Financial stability is really important, especially for freelancers. And even more so if you live in a foreign country.
As a freelancer, you can go broke at the drop of a hat.
Project-related disputes with the clients or accidental third party damage can cost several thousands of euros. Clients may pay late or straight away refuse. These are rare scenarios but they need to happen just once to disrupt the normal flow of your life.
Here is a guide I wrote on how not to go bankrupt as a Freelancer in Germany.
If you plan to stay in Germany for the long term, then you might want to learn about pension schemes for self-employed people in Germany.
Things To Do When You Start Freelancing in Germany
1) Finding clients in Germany (and anywhere else)
Now that you are in Germany, you have to find clients. Did you know that remote work is quickly becoming a big trend in Germany? Here is a list of websites where you can find remote work in Germany – whether freelance projects or (full-time work).
If you are interested in becoming a freelance marketing consultant like me, here are some of the high paying remote marketing jobs that can earn you adult-sized paychecks.
Many freelancers work from home. And the best part – it is totally possible to deduct the home office as a business expense in Germany. Here are my top tips for setting up home office in Germany.
2) Billing your clients in Germany
You got new clients and great projects lined up. Well done!
Now you have to start sending invoices. Your invoices have to be legally valid to get paid by clients in Germany. Read my guide on how to create German VAT invoice (and download FREE invoice templates!).
You can also automate your entire accounting, invoicing and bookkeeping process by using the right kind of accounting software. Here is a round-up of English accounting tools available for freelancers in Germany that cost under 6€ per month.
As an international freelancer in Germany, you will end up working with clients from other EU countries as well as those outside the EU. VAT rules vary by the regions and mistakes can cost dearly.
3) File freelance taxes in Germany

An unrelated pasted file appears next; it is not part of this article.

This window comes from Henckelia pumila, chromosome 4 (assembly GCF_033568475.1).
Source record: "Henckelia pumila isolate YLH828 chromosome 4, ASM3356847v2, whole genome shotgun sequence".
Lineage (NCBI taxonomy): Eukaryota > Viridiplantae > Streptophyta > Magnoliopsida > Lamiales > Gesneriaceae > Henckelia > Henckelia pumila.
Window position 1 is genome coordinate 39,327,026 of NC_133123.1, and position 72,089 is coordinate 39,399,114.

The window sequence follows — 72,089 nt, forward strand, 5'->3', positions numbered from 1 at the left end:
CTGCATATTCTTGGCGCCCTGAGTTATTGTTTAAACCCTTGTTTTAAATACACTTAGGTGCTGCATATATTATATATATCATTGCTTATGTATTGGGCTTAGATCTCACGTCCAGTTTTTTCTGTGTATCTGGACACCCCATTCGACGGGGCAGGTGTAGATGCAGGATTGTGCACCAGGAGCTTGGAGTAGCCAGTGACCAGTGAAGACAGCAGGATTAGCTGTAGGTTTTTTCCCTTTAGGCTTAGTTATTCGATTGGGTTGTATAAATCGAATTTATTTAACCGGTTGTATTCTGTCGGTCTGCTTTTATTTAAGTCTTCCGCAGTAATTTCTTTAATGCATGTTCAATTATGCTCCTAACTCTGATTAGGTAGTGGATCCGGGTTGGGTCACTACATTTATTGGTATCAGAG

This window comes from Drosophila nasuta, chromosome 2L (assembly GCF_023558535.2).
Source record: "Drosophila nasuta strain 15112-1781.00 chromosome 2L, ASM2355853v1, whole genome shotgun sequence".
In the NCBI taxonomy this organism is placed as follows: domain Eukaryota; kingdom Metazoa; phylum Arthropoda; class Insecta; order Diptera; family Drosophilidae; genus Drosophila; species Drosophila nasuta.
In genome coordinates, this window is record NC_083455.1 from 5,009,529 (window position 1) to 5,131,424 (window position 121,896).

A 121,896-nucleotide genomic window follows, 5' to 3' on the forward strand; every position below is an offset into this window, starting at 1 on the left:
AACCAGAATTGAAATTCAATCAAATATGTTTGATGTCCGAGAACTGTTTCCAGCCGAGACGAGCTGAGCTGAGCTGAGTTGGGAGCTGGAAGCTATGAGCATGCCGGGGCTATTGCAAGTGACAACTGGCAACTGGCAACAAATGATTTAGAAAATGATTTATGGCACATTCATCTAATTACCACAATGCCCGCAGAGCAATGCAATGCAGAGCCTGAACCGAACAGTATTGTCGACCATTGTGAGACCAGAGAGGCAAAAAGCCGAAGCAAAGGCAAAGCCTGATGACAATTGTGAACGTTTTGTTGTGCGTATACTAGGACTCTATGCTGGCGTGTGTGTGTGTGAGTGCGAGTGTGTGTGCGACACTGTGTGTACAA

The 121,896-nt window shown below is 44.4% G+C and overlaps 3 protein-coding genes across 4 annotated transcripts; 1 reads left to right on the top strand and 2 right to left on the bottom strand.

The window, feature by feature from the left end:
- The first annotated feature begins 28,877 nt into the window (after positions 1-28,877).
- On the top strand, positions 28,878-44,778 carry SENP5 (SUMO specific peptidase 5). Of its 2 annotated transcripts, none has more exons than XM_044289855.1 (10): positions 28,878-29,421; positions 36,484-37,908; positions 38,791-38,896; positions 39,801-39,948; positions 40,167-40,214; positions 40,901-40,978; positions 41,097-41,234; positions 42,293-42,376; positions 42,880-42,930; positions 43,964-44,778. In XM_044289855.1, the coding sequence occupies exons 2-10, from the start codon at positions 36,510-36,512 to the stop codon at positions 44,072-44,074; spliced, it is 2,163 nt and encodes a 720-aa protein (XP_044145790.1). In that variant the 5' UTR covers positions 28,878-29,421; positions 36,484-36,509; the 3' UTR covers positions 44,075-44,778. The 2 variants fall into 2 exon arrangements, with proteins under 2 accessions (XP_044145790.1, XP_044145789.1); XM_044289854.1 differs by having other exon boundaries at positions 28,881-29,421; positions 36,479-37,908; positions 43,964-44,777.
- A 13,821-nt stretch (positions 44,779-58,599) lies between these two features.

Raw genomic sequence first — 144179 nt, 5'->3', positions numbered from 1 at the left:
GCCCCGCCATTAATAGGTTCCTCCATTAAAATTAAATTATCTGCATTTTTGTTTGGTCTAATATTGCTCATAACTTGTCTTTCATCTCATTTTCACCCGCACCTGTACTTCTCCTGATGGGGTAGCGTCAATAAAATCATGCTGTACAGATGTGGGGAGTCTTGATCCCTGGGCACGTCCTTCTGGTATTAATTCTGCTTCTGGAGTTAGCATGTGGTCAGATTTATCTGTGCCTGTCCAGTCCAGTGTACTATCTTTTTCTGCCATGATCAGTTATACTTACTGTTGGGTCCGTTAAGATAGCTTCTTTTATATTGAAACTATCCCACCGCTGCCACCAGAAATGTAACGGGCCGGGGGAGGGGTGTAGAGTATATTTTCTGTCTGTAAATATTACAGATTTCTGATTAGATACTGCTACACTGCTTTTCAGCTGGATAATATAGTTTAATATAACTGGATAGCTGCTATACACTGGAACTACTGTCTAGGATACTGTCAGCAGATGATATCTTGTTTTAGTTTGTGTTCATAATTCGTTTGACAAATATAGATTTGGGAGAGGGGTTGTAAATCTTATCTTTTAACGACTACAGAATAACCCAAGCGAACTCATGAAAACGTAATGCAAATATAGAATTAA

If you are freelancing in Germany you should have some background knowledge of how VAT works in the EU. Here is a guide to VAT for freelancers in Germany.
If you want to file a tax return at the end of the tax year, then here is a list of the top business expenses for your tax return as a freelancer in Germany.
Taxes in a foreign country and language is not everyone’s cup of tea. As an expat you may find the tax system too complicated, and too difficult to manage by yourself. Before you start filing taxes your self, find out When should you consider getting a Steuerberater in Germany.
There are budget-friendly alternatives as well. Read about English tools you can use for filing your German expat taxes online for under 50€ per tax return.
Do you also blog about your expat adventures on the side? Here is how you pay taxes as a blogger in Germany.
Overcoming Challenges While Freelancing in Germany
1) What to do with unpaid invoices in Germany
Every freelancer has to deal with late-paying clients. Sometimes, they may not pay at all.
There are specific best practices and legalities around sending payment reminders in Germany. Here is how you deal with unpaid invoices in Germany. (AKA how to send a Mahnung to your clients). You can also download FREE German payment reminder in this post.
2) How to avoid unintentional tax frauds in Germany
Tax authorities in Germany are very particular about who qualifies as a freelancer and who does not. There is a so-called ‘fake-freelancing or fake-self-employment‘ trap in Germany. Those found guilty can expect repercussions, back payments and get their licence revoked.
As a responsible freelancer in Germany, you are expected to educate yourself about this. Learn here what is Scheinselbstständigkeit or fake self-employment in Germany (& how to avoid it)?
3) Emergency aid and support for freelancers in Germany
If your work is affected by the Corona pandemic and you are struggling to make ends meet, then here is all you should know about Corona Soforthilfe (Emergency Aid) for freelancers in Germany.
Staying Successful as a Freelancer in Germany
No matter where you freelance, you will have to negotiate with clients. Here are my top negotiation tips for freelancers (That I learned in my SIX years of freelancing).
Freelancers who work from home often end up getting stuck in the rut. Productivity suffers now and then, and distractions bring down your output. I wrote some tips on how to stay productive when working from home.
Enjoying Day to Day Expat Life in Germany
Don’t just work work work!
There is SO much to experience and love in Germany! You are in a great location to start exploring the other amazing, culturally historically rich neighbours around the country.
Check out the following helpful guides that will prepare you for a wholesome expat experience in Germany.